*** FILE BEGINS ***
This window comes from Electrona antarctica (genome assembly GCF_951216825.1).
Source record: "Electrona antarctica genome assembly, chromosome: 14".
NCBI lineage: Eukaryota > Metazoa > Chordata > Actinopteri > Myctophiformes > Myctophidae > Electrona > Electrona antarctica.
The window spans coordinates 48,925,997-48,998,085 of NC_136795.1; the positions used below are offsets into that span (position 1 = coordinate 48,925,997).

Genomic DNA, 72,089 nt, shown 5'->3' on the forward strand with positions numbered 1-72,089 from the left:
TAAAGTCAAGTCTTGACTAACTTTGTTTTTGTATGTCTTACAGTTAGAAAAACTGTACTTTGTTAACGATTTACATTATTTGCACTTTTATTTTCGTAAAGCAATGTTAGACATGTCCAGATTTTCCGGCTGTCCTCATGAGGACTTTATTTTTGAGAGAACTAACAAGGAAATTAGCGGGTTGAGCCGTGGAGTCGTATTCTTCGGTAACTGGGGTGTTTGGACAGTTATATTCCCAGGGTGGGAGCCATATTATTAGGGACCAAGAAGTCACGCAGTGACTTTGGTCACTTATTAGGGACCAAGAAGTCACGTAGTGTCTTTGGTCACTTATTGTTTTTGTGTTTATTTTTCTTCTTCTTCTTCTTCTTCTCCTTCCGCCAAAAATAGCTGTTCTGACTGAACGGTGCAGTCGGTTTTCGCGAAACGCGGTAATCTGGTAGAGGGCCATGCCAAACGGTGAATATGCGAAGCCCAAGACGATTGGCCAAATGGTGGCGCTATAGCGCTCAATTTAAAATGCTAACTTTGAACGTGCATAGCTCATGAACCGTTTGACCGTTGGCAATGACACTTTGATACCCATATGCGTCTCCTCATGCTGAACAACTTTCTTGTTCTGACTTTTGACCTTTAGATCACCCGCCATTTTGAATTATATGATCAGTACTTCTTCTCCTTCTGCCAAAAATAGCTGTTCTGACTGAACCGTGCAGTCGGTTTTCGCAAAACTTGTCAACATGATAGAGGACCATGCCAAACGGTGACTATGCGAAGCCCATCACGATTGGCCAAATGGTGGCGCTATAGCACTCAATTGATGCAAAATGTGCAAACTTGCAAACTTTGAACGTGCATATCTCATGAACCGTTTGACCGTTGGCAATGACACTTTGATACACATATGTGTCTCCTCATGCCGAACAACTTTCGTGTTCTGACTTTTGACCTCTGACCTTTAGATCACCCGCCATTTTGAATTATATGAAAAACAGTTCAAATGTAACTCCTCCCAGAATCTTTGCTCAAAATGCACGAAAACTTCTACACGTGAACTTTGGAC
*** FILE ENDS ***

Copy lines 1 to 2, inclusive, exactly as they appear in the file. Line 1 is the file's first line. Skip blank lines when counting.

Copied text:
This window comes from Electrona antarctica (genome assembly GCF_951216825.1).
Source record: "Electrona antarctica genome assembly, chromosome: 14".